12. Each edible shall be individually sealed in plain, opaque wrapping marked only with the marijuana universal symbol. Where practical, each edible shall be marked with the marijuana universal symbol. In addition to the packaging and labeling requirements in subparagraphs 10. and 11., edible receptacles must be plain, opaque, and white without depictions of the product or images other than the medical marijuana treatment center’s department-approved logo and the marijuana universal symbol. The receptacle must also include a list all of the edible’s ingredients, storage instructions, an expiration date, a legible and prominent warning to keep away from children and pets, and a warning that the edible has not been produced or inspected pursuant to federal food safety laws.

The history of marijuana in Florida started in 1933 with the press and police blaming the cause of a crime on the use of marijuana. Despite later downplaying cannabis’ involvement in the crime, the citizens of Florida still called for new laws on the drug. In 2014, the Florida House of Representatives passed a bill that limited a prosecutor’s ability to prosecute people in possession of high CBD, low THC marijuana — a drug mostly used to treat seizures, since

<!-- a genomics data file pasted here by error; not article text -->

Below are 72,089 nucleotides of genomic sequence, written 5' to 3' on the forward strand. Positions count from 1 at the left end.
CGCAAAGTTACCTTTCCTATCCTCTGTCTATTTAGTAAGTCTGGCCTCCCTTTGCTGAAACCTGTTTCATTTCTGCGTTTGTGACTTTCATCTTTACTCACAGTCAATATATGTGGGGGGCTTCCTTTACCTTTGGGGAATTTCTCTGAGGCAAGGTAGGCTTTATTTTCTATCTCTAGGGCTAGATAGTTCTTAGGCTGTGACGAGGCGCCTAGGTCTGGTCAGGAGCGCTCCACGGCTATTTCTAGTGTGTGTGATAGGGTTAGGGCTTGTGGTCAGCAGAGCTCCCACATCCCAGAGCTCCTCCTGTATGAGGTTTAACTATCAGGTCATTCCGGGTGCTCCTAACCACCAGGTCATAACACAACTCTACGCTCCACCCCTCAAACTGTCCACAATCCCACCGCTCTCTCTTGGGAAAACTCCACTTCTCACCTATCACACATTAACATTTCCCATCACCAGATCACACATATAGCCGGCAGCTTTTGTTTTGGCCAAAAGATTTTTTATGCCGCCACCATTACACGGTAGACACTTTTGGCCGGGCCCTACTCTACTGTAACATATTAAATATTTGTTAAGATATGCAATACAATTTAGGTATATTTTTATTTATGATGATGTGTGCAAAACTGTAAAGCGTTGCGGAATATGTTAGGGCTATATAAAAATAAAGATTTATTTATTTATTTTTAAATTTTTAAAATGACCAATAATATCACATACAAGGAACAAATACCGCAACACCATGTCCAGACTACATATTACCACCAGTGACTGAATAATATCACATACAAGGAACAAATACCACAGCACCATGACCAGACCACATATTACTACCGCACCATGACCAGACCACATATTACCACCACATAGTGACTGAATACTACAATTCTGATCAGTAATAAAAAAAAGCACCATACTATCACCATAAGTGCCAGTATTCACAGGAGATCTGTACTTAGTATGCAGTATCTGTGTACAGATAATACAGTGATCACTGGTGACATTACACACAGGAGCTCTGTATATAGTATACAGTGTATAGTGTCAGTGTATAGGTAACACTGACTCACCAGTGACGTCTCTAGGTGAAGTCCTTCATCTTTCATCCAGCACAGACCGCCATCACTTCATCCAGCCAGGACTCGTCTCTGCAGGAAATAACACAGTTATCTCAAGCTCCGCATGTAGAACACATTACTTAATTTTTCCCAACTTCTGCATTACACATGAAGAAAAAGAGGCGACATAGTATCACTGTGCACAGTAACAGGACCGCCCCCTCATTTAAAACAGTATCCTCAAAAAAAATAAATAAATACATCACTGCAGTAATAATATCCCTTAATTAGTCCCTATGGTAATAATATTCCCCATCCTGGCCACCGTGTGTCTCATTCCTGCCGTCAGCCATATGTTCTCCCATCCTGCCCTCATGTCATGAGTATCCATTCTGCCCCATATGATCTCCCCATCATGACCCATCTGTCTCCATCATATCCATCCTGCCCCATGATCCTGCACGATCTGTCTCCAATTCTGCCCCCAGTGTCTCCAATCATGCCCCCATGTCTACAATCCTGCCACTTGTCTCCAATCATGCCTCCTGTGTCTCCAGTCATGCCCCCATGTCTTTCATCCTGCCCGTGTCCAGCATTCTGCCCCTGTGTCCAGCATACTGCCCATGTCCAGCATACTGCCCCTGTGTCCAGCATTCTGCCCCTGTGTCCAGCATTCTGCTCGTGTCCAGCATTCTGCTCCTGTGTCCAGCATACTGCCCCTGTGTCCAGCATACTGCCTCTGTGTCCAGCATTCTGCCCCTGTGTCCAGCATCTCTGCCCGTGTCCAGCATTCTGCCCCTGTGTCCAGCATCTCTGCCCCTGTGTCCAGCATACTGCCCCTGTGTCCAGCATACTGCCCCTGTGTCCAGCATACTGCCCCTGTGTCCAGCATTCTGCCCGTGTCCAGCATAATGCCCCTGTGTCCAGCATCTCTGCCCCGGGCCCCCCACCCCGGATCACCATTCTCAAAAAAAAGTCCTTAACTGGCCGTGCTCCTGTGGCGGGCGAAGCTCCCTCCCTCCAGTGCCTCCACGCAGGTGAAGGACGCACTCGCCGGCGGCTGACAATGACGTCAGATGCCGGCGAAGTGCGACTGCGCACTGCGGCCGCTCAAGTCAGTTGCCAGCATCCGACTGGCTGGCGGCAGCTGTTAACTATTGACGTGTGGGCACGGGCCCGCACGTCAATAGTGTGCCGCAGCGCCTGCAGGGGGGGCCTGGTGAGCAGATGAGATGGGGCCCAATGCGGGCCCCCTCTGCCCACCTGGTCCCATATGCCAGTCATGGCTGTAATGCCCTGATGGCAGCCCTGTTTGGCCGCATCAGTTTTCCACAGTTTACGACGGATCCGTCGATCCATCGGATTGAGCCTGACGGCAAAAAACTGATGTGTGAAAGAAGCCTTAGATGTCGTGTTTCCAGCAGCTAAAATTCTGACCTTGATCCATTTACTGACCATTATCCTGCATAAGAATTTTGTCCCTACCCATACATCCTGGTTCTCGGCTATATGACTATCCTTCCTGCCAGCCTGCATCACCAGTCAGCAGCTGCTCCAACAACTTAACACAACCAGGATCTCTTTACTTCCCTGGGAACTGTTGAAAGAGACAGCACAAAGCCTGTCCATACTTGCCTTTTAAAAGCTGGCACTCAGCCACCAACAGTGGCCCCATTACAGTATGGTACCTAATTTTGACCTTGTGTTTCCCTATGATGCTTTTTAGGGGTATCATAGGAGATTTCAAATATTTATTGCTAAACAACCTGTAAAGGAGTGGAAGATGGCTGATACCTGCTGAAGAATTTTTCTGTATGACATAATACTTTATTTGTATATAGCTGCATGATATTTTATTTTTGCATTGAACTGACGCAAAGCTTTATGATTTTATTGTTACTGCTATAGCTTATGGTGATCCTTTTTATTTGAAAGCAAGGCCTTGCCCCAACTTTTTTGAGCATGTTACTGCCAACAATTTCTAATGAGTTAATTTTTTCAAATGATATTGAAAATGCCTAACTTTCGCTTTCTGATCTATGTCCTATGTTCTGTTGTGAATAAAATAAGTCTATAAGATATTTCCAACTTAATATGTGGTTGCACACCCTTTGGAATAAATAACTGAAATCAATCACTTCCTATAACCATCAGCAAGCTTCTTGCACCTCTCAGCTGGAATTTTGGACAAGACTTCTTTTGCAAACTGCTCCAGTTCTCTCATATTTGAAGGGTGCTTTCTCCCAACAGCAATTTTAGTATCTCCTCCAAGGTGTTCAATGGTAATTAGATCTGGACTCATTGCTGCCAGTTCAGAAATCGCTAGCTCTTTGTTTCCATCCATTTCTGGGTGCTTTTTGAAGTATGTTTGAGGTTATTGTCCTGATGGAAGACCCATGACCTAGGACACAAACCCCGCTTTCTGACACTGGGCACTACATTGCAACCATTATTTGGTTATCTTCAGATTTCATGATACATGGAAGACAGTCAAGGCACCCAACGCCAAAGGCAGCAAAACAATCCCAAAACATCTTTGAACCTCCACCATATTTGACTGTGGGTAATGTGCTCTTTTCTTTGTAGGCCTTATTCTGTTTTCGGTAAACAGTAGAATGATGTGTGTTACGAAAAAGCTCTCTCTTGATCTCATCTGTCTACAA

The Sunshine State’s first attempt to legalize medical marijuana in 2014 failed after not getting the minimum 60% majority vote required. During 2014, Florida lawmakers passed the “Charlotte’s Web” measure, named after a strain of medicinal cannabis that is low in THC. This early measure allowed possession of medicinal cannabis that is low in THC, the chemical in cannabis that causes the “high,” as well as high in CBD, or cannabidiol, During the 2016 national elections, Florida passed Amendment 2 with a 70% majority.

Florida’s Amendment 2 allows the use of medicinal marijuana for those suffering from many state-approved medical conditions including AIDS, HIV, PTSD, glaucoma, and cancer. Under Amendment 2, Florida physicians can give a prescription for medical cannabis to any patient that they believe can benefit from low THC/high CBD marijuana use. The Patient is entered into their state medical marijuana registry, and then they can get cannabis at licensed medical marijuana treatment centers. Smoking marijuana isn’t allowed, but patients can consume marijuana or CBD as edibles, vapes, oils, sprays, or pills.